Two Senate Democrats — Richard Blumenthal from Connecticut (l) and Ron Wyden (Ore.) — and a coalition of digital rights groups are hoping to derail the confirmation of telecom lawyer Nathan Simington to the FCC, arguing that his appointment during the lame-duck session would hamper President-Elect Joe Biden’s policy agenda.
Lawmakers are concerned that advances in video manipulation technology could set off a new era of fake news. Now legislators say they want to start working on fixes to the problem before it’s too late. Technology experts have begun to sound the alarm on the new software, which lets users take existing videos and make high-quality altered video and audio that appears real. The emergence of the technology opens up a new world of hoaxes driven by doctored audio or video, and threatens to shake faith in the media even further.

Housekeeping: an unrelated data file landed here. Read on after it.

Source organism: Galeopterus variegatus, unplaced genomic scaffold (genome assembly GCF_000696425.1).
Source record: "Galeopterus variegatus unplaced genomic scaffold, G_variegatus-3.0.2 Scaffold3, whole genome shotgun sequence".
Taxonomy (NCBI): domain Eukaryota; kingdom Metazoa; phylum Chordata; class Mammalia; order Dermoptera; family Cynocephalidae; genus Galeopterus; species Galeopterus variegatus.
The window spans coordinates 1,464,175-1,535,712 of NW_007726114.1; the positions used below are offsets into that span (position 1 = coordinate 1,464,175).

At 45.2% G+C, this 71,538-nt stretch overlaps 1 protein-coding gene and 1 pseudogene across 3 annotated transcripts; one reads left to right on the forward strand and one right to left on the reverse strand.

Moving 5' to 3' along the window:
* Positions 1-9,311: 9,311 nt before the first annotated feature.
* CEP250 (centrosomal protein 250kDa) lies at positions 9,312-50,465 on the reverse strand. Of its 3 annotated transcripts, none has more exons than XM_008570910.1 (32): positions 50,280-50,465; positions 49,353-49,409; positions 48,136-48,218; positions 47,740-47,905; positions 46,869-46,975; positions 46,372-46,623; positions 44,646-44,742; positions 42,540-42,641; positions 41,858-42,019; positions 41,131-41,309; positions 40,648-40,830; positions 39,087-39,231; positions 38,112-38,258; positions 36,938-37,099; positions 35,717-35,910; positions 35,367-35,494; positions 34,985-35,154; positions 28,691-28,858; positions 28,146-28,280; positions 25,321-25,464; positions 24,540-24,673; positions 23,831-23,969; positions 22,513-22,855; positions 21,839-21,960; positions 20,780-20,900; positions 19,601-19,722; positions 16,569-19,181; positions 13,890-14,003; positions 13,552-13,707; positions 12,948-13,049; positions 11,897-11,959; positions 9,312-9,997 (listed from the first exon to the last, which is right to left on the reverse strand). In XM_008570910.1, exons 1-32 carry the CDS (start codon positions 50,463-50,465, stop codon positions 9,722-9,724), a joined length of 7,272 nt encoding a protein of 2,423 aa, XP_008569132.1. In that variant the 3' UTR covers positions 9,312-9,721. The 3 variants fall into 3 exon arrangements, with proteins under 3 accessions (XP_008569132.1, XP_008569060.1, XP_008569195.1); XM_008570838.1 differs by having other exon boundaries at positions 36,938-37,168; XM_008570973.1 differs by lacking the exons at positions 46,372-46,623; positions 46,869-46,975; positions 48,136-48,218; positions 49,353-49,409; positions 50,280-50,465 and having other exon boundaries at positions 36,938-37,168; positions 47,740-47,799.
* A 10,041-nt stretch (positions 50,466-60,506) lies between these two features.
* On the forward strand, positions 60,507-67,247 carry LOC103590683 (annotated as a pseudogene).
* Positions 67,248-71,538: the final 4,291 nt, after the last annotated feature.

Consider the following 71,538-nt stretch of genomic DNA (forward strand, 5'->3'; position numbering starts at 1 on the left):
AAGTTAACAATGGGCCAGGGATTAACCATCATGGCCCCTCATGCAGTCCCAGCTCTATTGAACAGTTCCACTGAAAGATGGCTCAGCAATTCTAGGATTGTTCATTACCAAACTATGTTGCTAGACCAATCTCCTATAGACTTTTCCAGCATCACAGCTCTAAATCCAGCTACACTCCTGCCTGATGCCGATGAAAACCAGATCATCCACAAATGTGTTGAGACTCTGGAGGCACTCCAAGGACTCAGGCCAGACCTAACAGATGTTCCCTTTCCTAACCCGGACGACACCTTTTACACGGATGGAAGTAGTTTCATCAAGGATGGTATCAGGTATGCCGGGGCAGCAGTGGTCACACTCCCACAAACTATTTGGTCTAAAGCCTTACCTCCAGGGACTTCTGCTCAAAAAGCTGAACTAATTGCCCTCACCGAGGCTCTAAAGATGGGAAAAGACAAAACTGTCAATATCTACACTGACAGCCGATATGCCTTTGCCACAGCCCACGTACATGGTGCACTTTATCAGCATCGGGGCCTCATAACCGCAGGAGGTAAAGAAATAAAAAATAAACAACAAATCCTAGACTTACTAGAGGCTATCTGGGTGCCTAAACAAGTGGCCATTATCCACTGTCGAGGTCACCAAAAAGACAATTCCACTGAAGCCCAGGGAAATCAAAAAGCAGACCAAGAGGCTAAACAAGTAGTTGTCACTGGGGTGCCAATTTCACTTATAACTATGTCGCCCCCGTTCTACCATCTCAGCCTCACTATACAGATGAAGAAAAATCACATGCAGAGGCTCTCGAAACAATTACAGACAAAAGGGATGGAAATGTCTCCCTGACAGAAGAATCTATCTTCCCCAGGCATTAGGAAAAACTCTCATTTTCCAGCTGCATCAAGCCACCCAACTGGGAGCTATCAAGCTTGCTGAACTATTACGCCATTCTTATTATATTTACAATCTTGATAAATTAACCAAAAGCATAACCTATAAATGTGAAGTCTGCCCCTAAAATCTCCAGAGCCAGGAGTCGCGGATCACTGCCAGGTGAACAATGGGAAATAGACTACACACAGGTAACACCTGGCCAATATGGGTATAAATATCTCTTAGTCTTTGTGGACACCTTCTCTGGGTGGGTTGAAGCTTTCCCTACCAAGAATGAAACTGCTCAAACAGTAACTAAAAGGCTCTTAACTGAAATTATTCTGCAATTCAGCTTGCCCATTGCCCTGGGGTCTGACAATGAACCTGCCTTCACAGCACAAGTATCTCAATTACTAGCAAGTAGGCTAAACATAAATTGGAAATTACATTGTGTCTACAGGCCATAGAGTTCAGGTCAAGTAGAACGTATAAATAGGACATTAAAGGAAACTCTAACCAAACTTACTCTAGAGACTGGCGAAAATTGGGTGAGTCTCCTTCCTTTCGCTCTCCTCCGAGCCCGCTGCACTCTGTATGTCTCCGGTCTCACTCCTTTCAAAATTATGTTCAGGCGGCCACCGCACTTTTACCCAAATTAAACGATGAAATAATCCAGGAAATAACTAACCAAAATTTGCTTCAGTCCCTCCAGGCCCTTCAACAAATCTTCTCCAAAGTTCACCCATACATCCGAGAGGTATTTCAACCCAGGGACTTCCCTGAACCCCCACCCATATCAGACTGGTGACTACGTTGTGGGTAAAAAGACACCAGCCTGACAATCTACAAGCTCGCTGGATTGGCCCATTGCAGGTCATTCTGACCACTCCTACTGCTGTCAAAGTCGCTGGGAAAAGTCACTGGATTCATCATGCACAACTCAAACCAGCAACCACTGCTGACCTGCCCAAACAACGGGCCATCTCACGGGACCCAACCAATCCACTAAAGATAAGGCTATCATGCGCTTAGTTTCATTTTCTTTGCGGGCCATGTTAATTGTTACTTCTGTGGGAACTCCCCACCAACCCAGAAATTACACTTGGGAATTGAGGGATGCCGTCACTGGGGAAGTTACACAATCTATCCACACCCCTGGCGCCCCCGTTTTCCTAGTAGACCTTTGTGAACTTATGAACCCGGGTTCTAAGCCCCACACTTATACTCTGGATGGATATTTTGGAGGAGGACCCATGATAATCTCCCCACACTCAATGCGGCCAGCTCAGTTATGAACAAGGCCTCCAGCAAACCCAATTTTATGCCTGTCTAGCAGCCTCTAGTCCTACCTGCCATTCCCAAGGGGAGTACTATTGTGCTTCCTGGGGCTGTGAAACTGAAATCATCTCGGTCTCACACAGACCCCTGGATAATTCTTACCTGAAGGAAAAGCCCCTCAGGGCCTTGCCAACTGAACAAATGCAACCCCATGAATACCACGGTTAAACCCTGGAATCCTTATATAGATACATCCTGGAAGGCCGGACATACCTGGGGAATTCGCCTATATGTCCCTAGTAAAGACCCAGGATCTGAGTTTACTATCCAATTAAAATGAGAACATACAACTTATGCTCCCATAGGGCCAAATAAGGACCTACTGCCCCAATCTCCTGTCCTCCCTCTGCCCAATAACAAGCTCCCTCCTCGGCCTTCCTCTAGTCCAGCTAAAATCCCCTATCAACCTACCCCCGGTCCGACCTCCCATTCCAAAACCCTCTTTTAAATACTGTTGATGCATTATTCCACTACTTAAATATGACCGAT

The fate of the advertising tax deduction on the Senate side now rests with Ron Wyden (D-Ore.), who was officially confirmed by the Senate as chairman of the powerful finance committee on Thursday. Wyden succeeds Sen. Max Baucus (D-Mont.), who was confirmed last week as ambassador to China. Before his appointment, Baucus had proposed a tax reform package draft that included a limit on the advertising tax deduction by half in the first year, with the rest amortized over the next five years. It’s hard to predict how Wyden will respond as chairman.